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@manch ARM started in a barn outside Cambridge in England. This one is not a purely Silicon Valley company.

Long ago, servers ran on RISC chips such as Sun Sparc and SGCS MIPS. At that time, CISC Intel chips are too hot, inefficient, and suitable for low-end servers. Now is RISC can’t do it?

CISC vs RISC has been settled long ago. RISC won. With Intel’s x86 chips, the first thing it does is to translate the CISC x86 instruction sets into internal RISC ops. The internal organization is an entirely RISC machine.

What Amazon and others are doing have nothing to do with RISC vs CISC. It’s the big secular trend of Moore’s law slowing down. 20 years ago if your code is slow you can just wait a year or two and Intel will release a new chip that’s 50% faster. You get the performance boost for free. Nowadays you can’t do that anymore. If you want an edge against your competitors you have to design custom silicons to speed up your code and specific workload.

The slowdown of Moore’s Law has huge implications for years to come.

BTW now that everyone is designing silicon we see EDA software companies like Synopsys and Cadence doing brisk business. That’s why CDNS stock price soared. I wonder if double majoring in EE and CS will come back in vogue, and that hardware people’s salaries will finally go up a bit faster. In the last 20 years SW people are making much more than HW people.

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That is a good point. I do not know. The result is before you. Neither Sun nor Silicon Graphis is with us anymore. There is always a possibility of someone else being able to succeed with ARM.

x86 is not intel. It is from AMD.

Fact check your history. Maybe you were talking about the 64 bit extension.

Correct. intel wasted tons of money on IA64 (Itanium) only to grudgingly accept AMD64.

What amazon seems to be trying is to leverage on ARM design to come up its own chips. That’s all. It is trying to keep cost low for less demanding applications.

All instructions (whether CISC/RISC) get translated to machine language because that is the only language silicon understands. RISC have not shown any advantage that is why they are not getting any traction.

Added later: For the sake of honesty, I say that I am not a computer architect. So use my above lines with a pinch of salt.

translated? There is no translation once you’re at the RISC vs CISC level.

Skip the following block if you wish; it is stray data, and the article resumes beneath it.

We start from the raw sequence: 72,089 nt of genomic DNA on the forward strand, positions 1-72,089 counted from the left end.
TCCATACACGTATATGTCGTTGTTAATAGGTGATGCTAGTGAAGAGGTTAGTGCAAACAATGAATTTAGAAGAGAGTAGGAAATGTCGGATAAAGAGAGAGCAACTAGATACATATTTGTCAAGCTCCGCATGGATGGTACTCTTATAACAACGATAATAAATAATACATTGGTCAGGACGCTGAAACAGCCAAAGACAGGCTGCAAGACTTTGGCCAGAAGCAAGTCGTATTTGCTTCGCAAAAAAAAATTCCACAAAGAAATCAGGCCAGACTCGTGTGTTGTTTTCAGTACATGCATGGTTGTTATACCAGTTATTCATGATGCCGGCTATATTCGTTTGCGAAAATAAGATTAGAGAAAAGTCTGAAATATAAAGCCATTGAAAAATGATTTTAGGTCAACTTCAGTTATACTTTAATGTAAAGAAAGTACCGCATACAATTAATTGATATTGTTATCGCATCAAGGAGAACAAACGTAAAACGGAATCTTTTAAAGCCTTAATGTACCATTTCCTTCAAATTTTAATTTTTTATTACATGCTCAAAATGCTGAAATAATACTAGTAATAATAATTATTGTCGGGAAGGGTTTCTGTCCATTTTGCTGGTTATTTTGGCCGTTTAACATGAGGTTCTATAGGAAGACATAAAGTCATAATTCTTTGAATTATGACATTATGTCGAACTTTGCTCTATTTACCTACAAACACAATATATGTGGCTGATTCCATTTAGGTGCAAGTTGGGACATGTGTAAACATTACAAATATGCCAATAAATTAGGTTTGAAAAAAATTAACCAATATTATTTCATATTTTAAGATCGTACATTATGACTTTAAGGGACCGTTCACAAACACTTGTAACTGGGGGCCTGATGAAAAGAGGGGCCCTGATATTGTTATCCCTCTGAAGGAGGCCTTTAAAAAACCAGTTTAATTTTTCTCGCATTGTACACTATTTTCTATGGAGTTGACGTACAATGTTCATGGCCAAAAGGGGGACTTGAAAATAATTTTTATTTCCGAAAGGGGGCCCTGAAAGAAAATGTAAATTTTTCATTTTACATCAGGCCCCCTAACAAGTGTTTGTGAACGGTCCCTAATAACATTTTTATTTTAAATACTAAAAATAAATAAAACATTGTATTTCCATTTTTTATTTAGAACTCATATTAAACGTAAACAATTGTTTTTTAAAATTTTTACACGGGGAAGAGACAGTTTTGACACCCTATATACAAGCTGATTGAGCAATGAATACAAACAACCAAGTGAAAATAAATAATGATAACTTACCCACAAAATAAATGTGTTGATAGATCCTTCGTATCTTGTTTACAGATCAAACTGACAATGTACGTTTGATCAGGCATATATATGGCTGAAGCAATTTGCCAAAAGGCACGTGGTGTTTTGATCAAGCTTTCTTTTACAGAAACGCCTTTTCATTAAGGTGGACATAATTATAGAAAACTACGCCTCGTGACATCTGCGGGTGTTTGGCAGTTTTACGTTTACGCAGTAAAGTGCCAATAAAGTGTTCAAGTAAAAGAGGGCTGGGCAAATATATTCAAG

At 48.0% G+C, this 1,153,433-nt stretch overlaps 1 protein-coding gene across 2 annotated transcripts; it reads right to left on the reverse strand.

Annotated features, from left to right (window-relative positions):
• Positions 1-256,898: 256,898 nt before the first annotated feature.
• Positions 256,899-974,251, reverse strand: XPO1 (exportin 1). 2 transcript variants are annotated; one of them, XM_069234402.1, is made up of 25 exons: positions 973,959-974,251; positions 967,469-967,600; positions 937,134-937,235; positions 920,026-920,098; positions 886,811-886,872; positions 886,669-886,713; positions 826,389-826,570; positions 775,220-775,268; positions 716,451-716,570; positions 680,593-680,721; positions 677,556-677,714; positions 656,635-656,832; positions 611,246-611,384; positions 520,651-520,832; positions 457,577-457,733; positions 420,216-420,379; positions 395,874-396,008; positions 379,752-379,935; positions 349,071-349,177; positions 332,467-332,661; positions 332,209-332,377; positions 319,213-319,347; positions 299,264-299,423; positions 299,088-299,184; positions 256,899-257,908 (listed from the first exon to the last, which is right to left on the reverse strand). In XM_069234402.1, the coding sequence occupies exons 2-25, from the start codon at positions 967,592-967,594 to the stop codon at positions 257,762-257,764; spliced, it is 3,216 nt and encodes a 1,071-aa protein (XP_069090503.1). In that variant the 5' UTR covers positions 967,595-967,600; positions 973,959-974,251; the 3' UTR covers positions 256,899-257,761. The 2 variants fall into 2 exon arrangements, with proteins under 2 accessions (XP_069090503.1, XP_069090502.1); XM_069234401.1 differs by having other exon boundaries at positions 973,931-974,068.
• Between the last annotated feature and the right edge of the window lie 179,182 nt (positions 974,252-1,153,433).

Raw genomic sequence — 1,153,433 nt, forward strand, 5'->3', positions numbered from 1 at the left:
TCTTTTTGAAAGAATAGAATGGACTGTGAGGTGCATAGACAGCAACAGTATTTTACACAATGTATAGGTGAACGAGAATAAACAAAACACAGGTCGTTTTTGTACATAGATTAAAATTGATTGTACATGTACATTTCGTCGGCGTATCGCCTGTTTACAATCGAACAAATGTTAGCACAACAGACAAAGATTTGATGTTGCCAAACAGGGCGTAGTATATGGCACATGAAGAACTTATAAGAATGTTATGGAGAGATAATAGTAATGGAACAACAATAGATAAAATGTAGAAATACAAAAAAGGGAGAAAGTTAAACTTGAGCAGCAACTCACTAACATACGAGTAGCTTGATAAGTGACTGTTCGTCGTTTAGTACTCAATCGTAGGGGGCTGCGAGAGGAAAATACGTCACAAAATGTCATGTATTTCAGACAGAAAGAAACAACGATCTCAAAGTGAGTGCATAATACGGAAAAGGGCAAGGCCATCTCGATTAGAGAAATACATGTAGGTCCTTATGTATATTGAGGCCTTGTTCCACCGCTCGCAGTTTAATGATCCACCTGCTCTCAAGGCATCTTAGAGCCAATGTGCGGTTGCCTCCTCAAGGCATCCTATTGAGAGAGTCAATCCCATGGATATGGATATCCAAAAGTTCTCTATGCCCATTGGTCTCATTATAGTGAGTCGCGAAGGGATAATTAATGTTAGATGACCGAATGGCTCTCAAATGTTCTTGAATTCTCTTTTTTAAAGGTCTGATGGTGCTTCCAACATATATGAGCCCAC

The ultimate low level… machine language is different on a RISC cpu. I’ve written thousands of lines in machine language code, but most of it was 6502 (apple ][) and Z80/ 8086 (DOS) processors. On those processors, you had a maximum of 256 possible instructions. With the 16 and later 32bit CPUs, the instruction sets grew bigger and more complex. For example, they included multiplication and division on machine language code.

I’ve never written machine level code for a RISC cpu, but my understanding, from 35 years ago was, that their instruction set was reduced. Probably no multiplication.

I remember vaguely, that my list of instructions had for each instruction the opcode (1 byte) and the number of machine cycles or tact units the instruction would take. A machine cycle for example could be 2,3 or 4 tact units. Then you’d look at different ways to move the data around and see which one uses fewer micro seconds. (The 6502 “ran” at 1MHz.)

I did that in the early 80s, and I may have the terminology wrong esp “tact units”, in German we call it “Taktzyklus”, maybe it’s “tact cycles”. It’s basically what the 6502 would do 1 million times per second. The Z80 4 million times. It was not 4x as fast though!

I think the key difference with RISC was that every instruction uses only 1 tact (or a similar low number)… reduced complexity, more instructions to execute to do the same thing. A compiler was be better than a human to implement with a RISC instruction set.

Stuff from another life.

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Since the advent of EDA tools from Cadence/Synopsys (1986), traditional hardware design has transformed for good. What was once a tedious work, is now done by software. Much of hardware design is now the ability to write good scripts, HDL code, with a good understanding of underlying engineering (like logic design, timing, and physical design). It takes only 10 years to mature in this field these days. The result of all this is that hardware design grew leap and bound and attracted a lot of new designs and talents in the process, resulting in a drop of the average salary of hardware engineers worldwide. Is that going to change? It does not look like. But, I am baffled too why EDA companies are selling for such a high premium.